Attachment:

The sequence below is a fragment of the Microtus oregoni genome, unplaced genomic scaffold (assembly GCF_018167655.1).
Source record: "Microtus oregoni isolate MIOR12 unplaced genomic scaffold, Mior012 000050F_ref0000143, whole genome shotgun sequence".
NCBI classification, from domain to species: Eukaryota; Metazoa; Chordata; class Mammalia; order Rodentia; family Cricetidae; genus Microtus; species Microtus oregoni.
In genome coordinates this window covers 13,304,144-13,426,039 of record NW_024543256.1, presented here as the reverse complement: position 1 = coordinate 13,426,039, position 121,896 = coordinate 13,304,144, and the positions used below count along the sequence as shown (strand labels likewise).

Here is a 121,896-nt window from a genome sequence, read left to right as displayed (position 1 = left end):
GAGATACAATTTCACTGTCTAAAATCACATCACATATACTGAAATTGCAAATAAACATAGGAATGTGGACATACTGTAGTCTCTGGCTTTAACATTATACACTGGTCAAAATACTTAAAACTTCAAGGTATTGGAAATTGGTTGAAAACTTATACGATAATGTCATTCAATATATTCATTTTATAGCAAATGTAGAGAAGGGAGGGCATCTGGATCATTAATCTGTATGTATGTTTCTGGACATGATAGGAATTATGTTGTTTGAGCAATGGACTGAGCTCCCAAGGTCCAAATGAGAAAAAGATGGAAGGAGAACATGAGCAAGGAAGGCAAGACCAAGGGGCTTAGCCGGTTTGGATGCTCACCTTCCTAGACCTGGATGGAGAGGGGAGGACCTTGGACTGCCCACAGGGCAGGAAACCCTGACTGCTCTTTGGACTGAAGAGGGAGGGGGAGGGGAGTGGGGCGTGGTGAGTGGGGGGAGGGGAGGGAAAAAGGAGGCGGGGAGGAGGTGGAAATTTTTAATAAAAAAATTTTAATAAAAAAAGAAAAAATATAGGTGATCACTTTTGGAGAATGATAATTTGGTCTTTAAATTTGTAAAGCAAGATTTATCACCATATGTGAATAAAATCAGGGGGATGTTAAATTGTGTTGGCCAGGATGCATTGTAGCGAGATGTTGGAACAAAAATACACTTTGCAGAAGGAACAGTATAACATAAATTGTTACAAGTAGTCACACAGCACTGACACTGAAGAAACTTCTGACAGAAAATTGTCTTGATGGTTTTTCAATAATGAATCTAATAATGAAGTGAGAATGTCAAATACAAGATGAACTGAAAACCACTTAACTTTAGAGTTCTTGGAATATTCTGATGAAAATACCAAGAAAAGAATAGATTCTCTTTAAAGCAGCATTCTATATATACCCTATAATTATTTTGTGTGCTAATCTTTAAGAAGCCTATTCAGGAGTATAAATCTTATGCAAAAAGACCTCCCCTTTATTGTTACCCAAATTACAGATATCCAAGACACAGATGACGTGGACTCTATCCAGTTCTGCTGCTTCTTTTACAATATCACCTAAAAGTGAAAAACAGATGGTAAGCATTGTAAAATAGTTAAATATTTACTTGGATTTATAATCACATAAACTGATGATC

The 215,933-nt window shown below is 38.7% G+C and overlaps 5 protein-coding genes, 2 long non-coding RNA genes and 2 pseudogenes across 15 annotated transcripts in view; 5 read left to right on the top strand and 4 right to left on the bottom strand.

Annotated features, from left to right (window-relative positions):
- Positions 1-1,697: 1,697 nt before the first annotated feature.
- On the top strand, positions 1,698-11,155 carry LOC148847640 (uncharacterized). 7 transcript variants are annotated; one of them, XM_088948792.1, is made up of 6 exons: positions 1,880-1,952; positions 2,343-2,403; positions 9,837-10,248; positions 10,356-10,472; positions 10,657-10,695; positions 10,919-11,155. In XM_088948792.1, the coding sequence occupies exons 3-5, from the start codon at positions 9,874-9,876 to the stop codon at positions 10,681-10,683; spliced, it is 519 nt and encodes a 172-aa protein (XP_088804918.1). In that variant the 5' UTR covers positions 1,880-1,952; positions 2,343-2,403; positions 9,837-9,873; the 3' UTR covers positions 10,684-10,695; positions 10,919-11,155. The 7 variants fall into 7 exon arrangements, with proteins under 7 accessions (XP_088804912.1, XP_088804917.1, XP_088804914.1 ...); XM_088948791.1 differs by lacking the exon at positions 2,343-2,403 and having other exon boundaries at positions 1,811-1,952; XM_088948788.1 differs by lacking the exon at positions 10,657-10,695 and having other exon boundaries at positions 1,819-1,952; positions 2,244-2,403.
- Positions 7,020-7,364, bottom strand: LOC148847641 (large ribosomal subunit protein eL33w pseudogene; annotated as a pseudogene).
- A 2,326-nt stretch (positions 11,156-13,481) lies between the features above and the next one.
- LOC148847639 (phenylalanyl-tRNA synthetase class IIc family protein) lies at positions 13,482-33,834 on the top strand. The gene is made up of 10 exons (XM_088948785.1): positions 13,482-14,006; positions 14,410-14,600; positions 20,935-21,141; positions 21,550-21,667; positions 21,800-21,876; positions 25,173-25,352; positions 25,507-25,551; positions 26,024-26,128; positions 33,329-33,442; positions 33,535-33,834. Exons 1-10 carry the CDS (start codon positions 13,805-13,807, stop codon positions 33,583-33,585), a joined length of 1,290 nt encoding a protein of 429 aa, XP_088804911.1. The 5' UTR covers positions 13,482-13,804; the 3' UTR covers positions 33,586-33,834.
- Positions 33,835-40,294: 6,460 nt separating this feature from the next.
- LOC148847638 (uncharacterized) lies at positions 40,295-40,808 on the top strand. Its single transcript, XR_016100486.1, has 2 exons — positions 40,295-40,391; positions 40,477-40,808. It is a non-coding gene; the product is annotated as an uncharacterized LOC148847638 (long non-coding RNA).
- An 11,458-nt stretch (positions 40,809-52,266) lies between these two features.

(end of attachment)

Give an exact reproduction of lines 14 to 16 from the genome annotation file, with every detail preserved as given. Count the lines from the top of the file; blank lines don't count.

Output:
- Positions 33,835-40,294: 6,460 nt separating this feature from the next.
- LOC148847638 (uncharacterized) lies at positions 40,295-40,808 on the top strand. Its single transcript, XR_016100486.1, has 2 exons — positions 40,295-40,391; positions 40,477-40,808. It is a non-coding gene; the product is annotated as an uncharacterized LOC148847638 (long non-coding RNA).
- An 11,458-nt stretch (positions 40,809-52,266) lies between these two features.